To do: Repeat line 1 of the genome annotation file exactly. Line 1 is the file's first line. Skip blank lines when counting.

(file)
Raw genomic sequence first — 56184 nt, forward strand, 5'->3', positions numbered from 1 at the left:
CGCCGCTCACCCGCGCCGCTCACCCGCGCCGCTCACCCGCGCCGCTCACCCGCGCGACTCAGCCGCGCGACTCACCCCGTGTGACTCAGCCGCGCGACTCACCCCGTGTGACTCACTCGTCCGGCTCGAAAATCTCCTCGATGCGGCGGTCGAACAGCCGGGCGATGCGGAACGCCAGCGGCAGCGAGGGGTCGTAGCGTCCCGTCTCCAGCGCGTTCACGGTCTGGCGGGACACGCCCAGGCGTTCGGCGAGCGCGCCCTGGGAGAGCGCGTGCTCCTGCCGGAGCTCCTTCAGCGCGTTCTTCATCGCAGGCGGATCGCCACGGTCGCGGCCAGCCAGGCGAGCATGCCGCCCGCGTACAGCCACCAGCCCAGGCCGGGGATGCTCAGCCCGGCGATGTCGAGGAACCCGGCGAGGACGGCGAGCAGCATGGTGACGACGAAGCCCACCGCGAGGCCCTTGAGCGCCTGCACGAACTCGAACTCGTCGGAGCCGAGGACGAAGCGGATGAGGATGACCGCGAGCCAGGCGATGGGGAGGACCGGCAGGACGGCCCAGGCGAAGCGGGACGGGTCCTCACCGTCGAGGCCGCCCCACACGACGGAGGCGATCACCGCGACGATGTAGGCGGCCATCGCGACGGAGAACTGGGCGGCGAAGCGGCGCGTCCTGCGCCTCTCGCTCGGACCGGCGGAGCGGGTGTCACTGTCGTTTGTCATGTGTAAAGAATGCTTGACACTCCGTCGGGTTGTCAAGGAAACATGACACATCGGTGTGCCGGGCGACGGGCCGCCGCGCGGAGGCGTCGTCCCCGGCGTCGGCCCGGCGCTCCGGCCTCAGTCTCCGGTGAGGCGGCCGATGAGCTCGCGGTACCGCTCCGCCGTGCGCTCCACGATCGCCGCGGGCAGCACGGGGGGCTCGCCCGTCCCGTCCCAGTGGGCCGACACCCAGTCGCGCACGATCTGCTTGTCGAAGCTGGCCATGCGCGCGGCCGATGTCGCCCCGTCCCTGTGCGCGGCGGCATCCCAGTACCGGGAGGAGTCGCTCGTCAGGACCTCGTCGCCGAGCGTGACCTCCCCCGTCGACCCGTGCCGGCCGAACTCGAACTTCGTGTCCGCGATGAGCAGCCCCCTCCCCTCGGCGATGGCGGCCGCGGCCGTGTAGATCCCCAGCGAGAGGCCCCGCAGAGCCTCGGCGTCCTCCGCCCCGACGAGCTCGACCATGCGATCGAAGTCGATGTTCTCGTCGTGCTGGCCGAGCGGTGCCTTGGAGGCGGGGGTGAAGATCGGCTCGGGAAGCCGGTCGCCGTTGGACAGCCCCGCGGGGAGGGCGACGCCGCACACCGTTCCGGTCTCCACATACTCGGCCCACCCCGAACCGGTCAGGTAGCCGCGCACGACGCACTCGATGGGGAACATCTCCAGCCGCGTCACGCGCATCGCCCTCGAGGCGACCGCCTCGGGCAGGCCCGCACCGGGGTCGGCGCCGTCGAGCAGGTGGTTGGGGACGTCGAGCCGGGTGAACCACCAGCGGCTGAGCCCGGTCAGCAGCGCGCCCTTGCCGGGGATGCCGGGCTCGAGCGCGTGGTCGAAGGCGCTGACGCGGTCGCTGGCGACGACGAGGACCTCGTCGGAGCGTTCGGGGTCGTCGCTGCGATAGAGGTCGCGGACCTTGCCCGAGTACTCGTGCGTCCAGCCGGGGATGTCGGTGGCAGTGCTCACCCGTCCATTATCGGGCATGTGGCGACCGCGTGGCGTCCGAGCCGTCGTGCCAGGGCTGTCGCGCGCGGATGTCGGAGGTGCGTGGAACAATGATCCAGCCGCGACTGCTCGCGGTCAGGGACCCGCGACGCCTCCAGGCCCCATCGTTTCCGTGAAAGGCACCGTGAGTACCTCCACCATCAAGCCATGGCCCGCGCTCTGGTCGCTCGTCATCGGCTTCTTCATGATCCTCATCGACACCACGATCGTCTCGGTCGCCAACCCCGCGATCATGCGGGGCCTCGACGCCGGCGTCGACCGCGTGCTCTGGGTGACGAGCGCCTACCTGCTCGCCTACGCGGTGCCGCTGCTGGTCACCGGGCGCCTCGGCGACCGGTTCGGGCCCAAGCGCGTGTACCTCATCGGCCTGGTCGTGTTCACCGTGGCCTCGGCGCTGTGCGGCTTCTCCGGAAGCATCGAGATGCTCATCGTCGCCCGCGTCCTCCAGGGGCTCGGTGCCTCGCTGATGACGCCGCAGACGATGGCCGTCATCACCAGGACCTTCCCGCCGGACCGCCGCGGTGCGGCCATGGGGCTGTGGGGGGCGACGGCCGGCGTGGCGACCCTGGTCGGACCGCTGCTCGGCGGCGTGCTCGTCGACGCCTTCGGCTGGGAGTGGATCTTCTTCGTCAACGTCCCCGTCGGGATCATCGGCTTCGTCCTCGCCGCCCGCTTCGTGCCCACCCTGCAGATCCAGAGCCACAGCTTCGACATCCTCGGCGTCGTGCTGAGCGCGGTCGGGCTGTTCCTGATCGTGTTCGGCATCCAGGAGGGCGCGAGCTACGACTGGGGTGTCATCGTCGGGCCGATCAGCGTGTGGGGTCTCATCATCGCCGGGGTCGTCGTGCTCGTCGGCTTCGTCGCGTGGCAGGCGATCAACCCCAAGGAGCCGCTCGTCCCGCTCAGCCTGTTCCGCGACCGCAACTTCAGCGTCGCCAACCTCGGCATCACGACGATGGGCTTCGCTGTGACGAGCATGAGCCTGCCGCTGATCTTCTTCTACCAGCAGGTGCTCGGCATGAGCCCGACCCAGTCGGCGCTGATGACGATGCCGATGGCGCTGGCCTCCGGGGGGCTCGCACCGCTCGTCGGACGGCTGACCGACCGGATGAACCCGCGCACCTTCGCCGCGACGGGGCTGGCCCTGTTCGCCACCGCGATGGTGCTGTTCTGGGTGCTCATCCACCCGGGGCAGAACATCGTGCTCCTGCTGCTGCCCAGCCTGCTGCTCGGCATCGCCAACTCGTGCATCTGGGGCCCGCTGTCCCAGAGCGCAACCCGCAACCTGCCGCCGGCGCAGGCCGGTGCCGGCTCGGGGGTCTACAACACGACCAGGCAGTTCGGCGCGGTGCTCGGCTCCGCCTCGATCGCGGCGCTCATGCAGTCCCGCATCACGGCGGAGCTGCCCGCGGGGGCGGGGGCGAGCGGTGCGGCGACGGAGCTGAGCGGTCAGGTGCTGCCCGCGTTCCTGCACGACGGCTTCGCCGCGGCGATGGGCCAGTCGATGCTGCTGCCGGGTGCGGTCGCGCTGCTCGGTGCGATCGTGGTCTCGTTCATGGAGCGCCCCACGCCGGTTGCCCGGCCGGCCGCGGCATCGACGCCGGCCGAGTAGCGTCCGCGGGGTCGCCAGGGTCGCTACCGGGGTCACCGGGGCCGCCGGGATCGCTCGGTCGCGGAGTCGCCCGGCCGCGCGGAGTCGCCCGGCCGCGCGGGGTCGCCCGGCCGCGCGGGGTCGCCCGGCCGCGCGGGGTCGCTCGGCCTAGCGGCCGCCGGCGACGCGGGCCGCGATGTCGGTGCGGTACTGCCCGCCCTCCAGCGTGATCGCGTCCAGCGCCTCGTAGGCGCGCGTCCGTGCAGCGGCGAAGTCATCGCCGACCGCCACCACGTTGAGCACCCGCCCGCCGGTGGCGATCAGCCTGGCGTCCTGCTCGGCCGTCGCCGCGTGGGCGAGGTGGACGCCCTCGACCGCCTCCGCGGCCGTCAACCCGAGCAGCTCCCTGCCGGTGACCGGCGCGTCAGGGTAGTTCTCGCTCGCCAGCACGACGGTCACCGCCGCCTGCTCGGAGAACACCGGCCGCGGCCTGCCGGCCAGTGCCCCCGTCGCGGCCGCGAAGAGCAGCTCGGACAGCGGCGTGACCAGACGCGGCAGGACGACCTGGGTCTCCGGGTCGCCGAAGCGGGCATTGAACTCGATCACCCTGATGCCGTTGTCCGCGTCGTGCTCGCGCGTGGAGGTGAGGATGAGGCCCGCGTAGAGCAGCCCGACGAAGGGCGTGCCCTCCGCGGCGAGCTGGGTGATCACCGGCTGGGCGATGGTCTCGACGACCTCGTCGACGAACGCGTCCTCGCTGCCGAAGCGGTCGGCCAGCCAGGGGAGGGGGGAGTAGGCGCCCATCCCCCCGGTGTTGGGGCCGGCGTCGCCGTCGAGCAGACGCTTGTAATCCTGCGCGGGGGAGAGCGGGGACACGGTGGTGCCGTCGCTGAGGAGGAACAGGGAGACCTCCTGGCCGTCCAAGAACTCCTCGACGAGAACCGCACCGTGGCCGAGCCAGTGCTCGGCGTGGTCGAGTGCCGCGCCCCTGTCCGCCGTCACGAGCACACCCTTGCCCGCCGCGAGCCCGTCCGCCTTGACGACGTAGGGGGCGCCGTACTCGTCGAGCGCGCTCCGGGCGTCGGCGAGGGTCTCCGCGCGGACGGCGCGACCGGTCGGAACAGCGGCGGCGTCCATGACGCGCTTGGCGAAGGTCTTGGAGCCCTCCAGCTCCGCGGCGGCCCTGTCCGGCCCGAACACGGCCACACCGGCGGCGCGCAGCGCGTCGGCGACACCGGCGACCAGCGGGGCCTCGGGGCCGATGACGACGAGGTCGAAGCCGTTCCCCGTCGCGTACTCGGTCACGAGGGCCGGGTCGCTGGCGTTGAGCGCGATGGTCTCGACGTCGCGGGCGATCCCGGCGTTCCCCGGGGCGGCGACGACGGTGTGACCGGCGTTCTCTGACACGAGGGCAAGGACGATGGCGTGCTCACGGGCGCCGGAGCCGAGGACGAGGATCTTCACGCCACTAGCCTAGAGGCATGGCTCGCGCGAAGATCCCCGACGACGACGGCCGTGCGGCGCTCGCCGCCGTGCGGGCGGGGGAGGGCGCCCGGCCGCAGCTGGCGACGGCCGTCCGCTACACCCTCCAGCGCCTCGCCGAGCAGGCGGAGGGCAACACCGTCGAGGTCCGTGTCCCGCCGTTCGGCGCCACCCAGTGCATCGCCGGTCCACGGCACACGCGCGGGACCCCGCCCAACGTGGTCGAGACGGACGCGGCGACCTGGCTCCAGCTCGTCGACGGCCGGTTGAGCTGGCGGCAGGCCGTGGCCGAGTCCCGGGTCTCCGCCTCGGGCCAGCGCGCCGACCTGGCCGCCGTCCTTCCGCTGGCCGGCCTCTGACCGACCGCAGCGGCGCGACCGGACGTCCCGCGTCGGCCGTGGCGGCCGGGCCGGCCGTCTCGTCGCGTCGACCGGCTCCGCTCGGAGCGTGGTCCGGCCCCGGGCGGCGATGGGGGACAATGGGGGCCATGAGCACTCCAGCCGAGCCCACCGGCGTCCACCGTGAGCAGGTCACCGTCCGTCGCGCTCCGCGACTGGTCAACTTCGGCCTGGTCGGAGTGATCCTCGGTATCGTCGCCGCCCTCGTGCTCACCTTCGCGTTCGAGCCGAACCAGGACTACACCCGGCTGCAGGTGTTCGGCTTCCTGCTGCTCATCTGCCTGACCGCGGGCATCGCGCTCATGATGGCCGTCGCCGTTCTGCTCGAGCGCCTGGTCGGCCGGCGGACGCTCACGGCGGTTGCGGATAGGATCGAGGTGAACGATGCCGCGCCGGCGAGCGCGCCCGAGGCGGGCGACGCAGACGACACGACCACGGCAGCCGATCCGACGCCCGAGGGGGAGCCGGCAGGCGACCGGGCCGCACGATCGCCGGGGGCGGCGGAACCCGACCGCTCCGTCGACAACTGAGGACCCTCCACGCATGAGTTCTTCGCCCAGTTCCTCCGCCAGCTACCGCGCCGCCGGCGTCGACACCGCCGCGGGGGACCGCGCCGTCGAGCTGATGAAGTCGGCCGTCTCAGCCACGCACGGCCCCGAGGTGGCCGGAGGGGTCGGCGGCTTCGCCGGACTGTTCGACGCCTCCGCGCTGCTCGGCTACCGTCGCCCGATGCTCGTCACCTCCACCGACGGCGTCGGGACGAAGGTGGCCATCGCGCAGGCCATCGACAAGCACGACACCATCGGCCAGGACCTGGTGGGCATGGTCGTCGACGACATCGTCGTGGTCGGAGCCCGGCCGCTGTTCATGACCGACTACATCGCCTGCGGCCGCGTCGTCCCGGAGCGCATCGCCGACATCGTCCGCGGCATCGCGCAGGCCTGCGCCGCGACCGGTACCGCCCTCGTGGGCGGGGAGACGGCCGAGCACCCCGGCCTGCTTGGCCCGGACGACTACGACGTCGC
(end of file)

Raw genomic sequence first — 56184 nt, forward strand, 5'->3', positions numbered from 1 at the left: